Thoughts for Food

Welcome to Techtroversion!

If you are an avid gamer, redditor, or tech professional who wants to improve their communication skills, you have came to the right spot. If you don’t ascribe to the prior descriptions, that’s okay too, but I must warn you that some of my content is inappropriate for children and sensitive people.


Thoughts for Food is where I answer questions from friends and readers about different communication scenarios. If you are interested in learning more about communication, navigate to my blog.


No New Friends (from Reddit)

 

baeconpancakes: How do I make new friends in a city I’ve lived for two years, but haven’t really met a lot of people yet?

I’m not a student, although I’m student age (21, almost 22) and it’s a very student populated city in the UK. I work full time so evenings and weekends are the only time I can really do anything. I have a fiance and we spend most of our free time with each other, or his friends. My only friends are his (who I love, they’re all really fun) but I have no clue how to approach people on my own and feel like I’m awful at small talk etc….I’m terrible with cancelling plans because I let myself get so anxious about it.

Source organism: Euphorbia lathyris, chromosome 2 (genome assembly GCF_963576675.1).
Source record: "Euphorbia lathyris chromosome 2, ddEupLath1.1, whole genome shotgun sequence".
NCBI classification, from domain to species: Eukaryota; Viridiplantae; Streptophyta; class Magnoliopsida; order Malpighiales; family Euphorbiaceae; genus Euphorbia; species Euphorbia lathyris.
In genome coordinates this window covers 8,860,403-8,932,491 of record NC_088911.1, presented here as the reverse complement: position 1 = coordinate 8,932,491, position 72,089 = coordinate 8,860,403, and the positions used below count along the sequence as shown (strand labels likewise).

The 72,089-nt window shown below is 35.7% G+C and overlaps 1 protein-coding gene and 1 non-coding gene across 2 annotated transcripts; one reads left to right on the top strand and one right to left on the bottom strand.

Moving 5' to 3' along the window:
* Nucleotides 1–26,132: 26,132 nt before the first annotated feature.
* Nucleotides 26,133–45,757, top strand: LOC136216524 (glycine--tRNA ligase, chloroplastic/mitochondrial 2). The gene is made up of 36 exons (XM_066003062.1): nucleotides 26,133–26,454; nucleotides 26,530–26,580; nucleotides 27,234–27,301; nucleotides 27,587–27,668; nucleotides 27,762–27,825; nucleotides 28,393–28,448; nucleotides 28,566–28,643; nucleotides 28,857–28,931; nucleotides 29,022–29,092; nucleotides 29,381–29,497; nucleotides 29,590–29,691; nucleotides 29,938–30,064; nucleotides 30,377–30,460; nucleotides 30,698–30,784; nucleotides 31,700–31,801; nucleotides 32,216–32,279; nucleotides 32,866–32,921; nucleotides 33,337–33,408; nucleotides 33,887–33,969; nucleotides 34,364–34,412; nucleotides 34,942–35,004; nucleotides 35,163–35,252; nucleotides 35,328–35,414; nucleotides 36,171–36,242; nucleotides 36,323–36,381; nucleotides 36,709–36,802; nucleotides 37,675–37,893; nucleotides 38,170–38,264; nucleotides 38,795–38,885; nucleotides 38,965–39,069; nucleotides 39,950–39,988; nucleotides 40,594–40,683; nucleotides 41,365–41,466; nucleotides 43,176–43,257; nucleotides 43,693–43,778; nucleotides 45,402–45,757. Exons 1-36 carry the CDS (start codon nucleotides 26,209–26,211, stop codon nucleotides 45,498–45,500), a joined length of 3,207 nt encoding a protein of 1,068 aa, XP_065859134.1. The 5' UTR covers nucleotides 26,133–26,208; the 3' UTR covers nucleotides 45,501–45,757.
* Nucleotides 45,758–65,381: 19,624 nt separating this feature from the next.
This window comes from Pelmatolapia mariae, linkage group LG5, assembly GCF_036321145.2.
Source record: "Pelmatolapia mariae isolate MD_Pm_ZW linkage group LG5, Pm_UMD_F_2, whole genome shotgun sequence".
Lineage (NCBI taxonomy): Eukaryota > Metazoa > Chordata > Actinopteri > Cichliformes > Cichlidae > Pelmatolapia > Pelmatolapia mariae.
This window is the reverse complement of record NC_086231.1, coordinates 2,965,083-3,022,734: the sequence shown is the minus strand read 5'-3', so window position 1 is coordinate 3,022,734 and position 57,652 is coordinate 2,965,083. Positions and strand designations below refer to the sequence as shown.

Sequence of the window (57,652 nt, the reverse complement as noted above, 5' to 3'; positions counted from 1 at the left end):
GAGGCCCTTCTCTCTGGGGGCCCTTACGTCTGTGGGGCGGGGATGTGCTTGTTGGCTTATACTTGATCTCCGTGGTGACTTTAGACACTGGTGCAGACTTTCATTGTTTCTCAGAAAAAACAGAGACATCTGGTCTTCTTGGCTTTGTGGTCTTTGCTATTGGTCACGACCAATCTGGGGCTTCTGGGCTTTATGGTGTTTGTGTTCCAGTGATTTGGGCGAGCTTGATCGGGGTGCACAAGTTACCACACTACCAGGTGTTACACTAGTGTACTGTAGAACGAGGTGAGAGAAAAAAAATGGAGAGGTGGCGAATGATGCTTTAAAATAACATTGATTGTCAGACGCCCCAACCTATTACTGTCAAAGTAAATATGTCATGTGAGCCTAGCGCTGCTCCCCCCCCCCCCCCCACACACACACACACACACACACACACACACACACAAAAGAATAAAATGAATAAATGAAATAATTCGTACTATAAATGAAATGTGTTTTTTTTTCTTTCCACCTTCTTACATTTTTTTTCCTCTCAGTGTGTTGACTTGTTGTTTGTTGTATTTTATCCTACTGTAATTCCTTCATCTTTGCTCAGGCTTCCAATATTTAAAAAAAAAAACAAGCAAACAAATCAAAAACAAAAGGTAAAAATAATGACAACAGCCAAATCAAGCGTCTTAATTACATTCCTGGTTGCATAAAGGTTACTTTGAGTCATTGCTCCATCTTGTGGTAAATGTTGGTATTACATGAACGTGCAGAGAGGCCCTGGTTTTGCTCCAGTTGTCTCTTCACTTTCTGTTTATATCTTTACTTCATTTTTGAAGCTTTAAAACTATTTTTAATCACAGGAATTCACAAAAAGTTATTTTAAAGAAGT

I love his friends and we all get on really well, I just feel guilty that everyone he knows he kind of has to “share” with me (he doesn’t mind, but I know it’s nice to have your own friends to chat to) and I haven’t had a friend of my own in so long. The only person I’ve met here is moving away this month meaning my socialising with her once a month will stop… which is tragic.

I just feel a bit hopeless, boring and feel like because I haven’t had friends in so long I’ve forgotten how to “do it” haa. Any advice etc would be greatly appreciated!

 

Techtro: I wrote a blog post about meeting new people (http://techtroversion.com/new-year-new-conversation/), which I believe will help you, even though it is “commonsense” information. Making new friendships and maintaining current ones takes effort. I have downsized my friend group significantly in recent years, because I wanted more time to myself. If you’re looking for a friend, sometimes listening to what someone has to say is more than enough to build a lasting relationship. However, if you build a relationships that way, don’t be upset when they build the expectation of you as the listener. I would suggest understanding what you want out of a friendship first, then you can be more intentional with where and how you choose to approach people. Cheers!


University Blues (from Reddit)